Feb. 6 (Bloomberg) -- Oil traded near the highest price in almost a week as investors speculated that a U.S. economic recovery will boost fuel demand. Brent’s premium to West Texas Intermediate crude widened an eighth day after militants attacked a pipeline in Nigeria.
Futures were little changed after rising on Feb. 3 for the first day in six as U.S. Commerce Department data showed employment climbed more than forecast in January and unemployment unexpectedly fell. The Movement for the Emancipation of the Niger Delta, the main armed group in Nigeria’s oil-rich southern region, attacked and damaged a pipeline belonging to a unit of Italy’s Eni SpA.
Crude for March delivery was at $97.62 a barrel, down 22 cents, in electronic trading on the New York Mercantile Exchange at 8:49 a.m. Singapore time. The contract rose $1.48 to $97.84 on Feb. 3, the highest close since Jan. 31.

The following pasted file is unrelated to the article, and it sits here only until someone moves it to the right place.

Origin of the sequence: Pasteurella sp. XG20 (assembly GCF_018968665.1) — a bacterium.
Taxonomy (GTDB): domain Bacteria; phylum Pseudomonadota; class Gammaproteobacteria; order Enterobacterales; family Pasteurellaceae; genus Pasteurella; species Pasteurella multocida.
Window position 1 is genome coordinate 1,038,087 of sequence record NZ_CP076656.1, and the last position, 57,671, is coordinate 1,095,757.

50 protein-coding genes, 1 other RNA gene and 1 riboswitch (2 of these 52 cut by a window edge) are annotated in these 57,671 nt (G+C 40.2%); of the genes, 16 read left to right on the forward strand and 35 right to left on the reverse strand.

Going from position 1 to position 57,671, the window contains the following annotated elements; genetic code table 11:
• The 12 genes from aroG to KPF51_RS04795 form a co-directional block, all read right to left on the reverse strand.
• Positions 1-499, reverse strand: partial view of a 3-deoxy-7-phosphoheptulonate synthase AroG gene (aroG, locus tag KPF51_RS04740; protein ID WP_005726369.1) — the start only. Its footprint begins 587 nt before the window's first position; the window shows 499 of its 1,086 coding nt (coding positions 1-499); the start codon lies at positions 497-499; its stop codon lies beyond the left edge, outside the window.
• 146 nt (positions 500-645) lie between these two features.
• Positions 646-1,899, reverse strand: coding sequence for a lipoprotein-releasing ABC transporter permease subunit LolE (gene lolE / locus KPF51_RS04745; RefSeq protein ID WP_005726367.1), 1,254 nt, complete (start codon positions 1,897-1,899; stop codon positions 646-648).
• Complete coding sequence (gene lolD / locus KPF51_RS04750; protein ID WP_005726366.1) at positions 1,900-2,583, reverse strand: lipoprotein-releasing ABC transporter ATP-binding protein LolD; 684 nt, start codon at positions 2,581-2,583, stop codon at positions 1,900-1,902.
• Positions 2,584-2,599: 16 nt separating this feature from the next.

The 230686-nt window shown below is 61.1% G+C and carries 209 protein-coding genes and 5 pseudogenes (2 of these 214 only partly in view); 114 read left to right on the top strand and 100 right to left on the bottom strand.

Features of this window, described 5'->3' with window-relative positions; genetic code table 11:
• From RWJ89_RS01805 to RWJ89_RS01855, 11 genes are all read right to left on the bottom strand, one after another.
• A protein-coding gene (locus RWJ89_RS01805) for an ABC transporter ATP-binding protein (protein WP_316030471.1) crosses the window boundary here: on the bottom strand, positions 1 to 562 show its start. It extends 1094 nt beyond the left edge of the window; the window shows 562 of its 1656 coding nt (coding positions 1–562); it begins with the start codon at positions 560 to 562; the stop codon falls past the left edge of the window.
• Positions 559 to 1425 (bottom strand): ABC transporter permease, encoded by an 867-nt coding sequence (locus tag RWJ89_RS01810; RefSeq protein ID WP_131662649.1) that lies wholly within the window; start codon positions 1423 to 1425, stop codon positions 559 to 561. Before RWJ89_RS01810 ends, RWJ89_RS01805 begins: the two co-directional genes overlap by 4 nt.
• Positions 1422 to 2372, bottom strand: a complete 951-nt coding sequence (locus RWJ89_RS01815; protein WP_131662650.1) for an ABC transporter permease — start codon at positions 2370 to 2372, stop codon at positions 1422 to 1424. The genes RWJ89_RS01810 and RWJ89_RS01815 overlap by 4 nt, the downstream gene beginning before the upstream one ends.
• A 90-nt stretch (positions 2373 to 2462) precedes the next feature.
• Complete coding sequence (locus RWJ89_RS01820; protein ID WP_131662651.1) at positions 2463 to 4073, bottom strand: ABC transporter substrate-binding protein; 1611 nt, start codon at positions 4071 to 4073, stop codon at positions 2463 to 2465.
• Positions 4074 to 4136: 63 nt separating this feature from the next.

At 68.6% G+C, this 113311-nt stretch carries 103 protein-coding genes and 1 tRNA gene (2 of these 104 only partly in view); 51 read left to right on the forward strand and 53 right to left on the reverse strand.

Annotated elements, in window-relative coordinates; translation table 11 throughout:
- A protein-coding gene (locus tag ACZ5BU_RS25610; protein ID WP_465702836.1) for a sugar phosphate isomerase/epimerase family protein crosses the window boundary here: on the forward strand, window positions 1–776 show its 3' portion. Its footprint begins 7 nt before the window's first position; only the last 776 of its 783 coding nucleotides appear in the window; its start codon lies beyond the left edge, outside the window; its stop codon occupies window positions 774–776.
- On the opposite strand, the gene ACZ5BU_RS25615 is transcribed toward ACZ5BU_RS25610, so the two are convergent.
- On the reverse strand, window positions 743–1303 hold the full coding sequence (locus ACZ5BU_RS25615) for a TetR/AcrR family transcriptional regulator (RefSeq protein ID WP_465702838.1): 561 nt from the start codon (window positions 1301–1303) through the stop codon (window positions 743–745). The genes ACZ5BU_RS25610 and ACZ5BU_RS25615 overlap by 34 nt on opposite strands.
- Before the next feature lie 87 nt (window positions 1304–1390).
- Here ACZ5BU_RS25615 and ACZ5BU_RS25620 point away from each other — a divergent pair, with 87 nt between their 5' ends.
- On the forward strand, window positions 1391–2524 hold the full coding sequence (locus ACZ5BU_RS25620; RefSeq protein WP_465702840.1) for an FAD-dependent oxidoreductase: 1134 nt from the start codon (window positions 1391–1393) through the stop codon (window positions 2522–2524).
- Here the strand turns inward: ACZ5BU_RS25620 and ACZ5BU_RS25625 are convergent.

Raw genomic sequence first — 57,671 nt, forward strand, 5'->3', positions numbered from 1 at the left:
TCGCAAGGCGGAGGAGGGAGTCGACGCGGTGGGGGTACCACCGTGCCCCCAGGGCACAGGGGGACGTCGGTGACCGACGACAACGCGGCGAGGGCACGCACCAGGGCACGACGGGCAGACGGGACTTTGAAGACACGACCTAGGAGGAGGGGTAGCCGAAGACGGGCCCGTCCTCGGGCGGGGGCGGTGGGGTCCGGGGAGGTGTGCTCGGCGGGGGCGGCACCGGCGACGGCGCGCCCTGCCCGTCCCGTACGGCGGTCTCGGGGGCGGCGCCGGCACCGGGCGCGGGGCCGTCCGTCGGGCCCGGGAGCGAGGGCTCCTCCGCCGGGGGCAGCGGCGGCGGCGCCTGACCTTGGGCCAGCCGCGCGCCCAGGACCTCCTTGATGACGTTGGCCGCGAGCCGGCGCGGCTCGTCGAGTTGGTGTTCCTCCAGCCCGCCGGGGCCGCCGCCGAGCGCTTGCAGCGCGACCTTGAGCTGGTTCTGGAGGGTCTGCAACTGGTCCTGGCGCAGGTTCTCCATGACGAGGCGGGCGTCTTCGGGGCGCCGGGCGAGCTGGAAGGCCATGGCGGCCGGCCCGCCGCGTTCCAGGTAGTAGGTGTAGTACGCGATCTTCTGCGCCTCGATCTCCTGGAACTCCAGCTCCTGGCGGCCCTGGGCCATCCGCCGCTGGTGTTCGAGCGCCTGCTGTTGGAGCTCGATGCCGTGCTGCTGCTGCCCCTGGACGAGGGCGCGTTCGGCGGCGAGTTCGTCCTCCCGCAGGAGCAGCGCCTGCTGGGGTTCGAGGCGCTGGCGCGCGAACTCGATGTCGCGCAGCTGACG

Brent oil for March settlement gained 28 cents to $114.86 a barrel on the ICE Futures Europe exchange. The contract traded at $17.24 more than WTI, the widest gap based on closing prices since Nov. 8. The difference was a record $27.88 on Oct. 14.
Eni lost about 4,000 barrels a day of equity production from the attack on its pipeline, the Rome-based company said in an e-mailed statement yesterday. Attacks by militant groups in the delta cut Nigeria’s crude output by more than 28 percent from 2006 to 2009, according to data compiled by Bloomberg.
--Editors: Paul Gordon, Alexander Kwiatkowski
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